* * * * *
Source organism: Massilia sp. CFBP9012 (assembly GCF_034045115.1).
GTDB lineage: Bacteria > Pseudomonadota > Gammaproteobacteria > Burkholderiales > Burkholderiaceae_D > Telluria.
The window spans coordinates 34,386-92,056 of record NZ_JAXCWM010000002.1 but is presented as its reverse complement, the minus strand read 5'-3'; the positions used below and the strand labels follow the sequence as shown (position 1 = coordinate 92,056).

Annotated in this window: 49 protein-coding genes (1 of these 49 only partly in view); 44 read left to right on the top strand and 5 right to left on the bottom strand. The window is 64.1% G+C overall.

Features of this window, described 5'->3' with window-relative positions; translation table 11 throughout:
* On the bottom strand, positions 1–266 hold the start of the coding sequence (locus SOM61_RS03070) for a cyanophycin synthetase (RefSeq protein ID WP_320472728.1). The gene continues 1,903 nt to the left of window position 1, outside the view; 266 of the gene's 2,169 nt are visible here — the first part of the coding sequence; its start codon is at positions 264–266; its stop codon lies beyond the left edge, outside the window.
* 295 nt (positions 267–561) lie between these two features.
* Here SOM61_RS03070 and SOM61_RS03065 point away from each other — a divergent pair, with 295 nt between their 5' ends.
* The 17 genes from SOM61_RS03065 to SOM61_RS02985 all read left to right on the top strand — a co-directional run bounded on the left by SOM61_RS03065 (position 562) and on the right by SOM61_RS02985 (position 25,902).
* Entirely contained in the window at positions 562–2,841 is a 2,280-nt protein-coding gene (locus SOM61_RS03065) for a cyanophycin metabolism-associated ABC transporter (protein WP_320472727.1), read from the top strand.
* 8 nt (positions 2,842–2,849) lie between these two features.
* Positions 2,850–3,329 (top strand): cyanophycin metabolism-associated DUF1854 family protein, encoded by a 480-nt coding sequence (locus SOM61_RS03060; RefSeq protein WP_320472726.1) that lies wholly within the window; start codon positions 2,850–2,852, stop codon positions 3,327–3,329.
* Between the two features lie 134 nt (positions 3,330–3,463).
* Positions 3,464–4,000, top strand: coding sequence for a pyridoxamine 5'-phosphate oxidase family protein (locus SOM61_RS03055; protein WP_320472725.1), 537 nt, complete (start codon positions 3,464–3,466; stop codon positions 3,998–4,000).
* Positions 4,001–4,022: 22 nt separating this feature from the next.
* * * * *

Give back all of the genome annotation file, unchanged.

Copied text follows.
Source organism: Massilia sp. CFBP9012 (assembly GCF_034045115.1).
GTDB lineage: Bacteria > Pseudomonadota > Gammaproteobacteria > Burkholderiales > Burkholderiaceae_D > Telluria.
The window spans coordinates 34,386-92,056 of record NZ_JAXCWM010000002.1 but is presented as its reverse complement, the minus strand read 5'-3'; the positions used below and the strand labels follow the sequence as shown (position 1 = coordinate 92,056).

Annotated in this window: 49 protein-coding genes (1 of these 49 only partly in view); 44 read left to right on the top strand and 5 right to left on the bottom strand. The window is 64.1% G+C overall.

Features of this window, described 5'->3' with window-relative positions; translation table 11 throughout:
* On the bottom strand, positions 1–266 hold the start of the coding sequence (locus SOM61_RS03070) for a cyanophycin synthetase (RefSeq protein ID WP_320472728.1). The gene continues 1,903 nt to the left of window position 1, outside the view; 266 of the gene's 2,169 nt are visible here — the first part of the coding sequence; its start codon is at positions 264–266; its stop codon lies beyond the left edge, outside the window.
* 295 nt (positions 267–561) lie between these two features.
* Here SOM61_RS03070 and SOM61_RS03065 point away from each other — a divergent pair, with 295 nt between their 5' ends.
* The 17 genes from SOM61_RS03065 to SOM61_RS02985 all read left to right on the top strand — a co-directional run bounded on the left by SOM61_RS03065 (position 562) and on the right by SOM61_RS02985 (position 25,902).
* Entirely contained in the window at positions 562–2,841 is a 2,280-nt protein-coding gene (locus SOM61_RS03065) for a cyanophycin metabolism-associated ABC transporter (protein WP_320472727.1), read from the top strand.
* 8 nt (positions 2,842–2,849) lie between these two features.
* Positions 2,850–3,329 (top strand): cyanophycin metabolism-associated DUF1854 family protein, encoded by a 480-nt coding sequence (locus SOM61_RS03060; RefSeq protein WP_320472726.1) that lies wholly within the window; start codon positions 2,850–2,852, stop codon positions 3,327–3,329.
* Between the two features lie 134 nt (positions 3,330–3,463).
* Positions 3,464–4,000, top strand: coding sequence for a pyridoxamine 5'-phosphate oxidase family protein (locus SOM61_RS03055; protein WP_320472725.1), 537 nt, complete (start codon positions 3,464–3,466; stop codon positions 3,998–4,000).
* Positions 4,001–4,022: 22 nt separating this feature from the next.